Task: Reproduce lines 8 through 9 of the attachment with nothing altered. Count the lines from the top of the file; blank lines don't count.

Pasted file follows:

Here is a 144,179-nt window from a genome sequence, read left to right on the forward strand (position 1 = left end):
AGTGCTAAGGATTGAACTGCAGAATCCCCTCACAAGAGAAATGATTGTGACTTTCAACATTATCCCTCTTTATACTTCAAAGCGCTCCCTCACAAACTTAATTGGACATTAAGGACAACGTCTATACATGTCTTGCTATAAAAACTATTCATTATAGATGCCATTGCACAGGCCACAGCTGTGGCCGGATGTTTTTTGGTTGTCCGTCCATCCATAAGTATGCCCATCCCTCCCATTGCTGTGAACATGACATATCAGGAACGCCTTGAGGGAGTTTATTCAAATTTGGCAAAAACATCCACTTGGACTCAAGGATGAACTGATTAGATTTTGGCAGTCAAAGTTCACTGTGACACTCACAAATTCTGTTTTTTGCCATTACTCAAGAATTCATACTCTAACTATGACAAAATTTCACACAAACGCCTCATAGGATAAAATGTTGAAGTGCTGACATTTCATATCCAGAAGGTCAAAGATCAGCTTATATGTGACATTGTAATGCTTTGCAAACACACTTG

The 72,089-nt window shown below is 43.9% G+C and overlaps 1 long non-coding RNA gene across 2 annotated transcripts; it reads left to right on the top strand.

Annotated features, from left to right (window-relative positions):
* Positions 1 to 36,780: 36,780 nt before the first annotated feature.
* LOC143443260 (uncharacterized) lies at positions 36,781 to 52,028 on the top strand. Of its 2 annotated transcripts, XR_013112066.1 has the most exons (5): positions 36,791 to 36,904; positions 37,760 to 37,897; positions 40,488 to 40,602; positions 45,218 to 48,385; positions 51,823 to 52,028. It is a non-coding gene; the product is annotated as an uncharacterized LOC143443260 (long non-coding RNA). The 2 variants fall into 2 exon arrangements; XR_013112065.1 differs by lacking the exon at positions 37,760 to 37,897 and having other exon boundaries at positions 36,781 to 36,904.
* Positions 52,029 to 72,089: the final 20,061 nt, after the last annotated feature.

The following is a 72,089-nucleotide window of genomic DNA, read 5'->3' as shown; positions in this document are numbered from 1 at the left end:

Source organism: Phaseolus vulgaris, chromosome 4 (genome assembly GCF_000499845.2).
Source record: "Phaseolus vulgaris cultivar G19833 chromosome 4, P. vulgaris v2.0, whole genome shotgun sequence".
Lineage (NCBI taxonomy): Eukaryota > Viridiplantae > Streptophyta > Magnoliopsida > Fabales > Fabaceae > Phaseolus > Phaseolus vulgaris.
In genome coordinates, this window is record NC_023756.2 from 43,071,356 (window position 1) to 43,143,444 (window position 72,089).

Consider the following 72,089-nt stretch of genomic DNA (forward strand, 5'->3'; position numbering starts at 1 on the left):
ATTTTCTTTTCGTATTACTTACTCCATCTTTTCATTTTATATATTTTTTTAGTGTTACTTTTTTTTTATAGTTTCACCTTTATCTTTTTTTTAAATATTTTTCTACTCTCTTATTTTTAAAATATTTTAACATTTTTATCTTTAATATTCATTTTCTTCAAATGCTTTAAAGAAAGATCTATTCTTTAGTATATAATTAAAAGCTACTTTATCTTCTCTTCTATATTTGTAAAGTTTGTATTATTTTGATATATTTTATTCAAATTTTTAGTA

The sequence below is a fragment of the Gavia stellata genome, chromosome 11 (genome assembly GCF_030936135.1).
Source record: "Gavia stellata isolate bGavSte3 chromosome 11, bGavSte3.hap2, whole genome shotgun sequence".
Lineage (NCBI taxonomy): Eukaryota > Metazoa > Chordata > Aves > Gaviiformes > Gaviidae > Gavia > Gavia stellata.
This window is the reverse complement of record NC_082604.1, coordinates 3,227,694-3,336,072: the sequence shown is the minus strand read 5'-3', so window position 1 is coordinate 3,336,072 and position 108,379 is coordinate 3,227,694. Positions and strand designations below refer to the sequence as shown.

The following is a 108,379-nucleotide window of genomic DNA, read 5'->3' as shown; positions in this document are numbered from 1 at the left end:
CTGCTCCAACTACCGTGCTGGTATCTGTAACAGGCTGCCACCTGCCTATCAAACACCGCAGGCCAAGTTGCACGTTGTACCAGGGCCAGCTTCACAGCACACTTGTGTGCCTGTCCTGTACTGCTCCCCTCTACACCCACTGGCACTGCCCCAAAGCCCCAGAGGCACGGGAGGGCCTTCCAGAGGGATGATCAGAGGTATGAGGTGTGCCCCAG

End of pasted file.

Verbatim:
The following is a 72,089-nucleotide window of genomic DNA, read 5'->3' as shown; positions in this document are numbered from 1 at the left end:

Source organism: Phaseolus vulgaris, chromosome 4 (genome assembly GCF_000499845.2).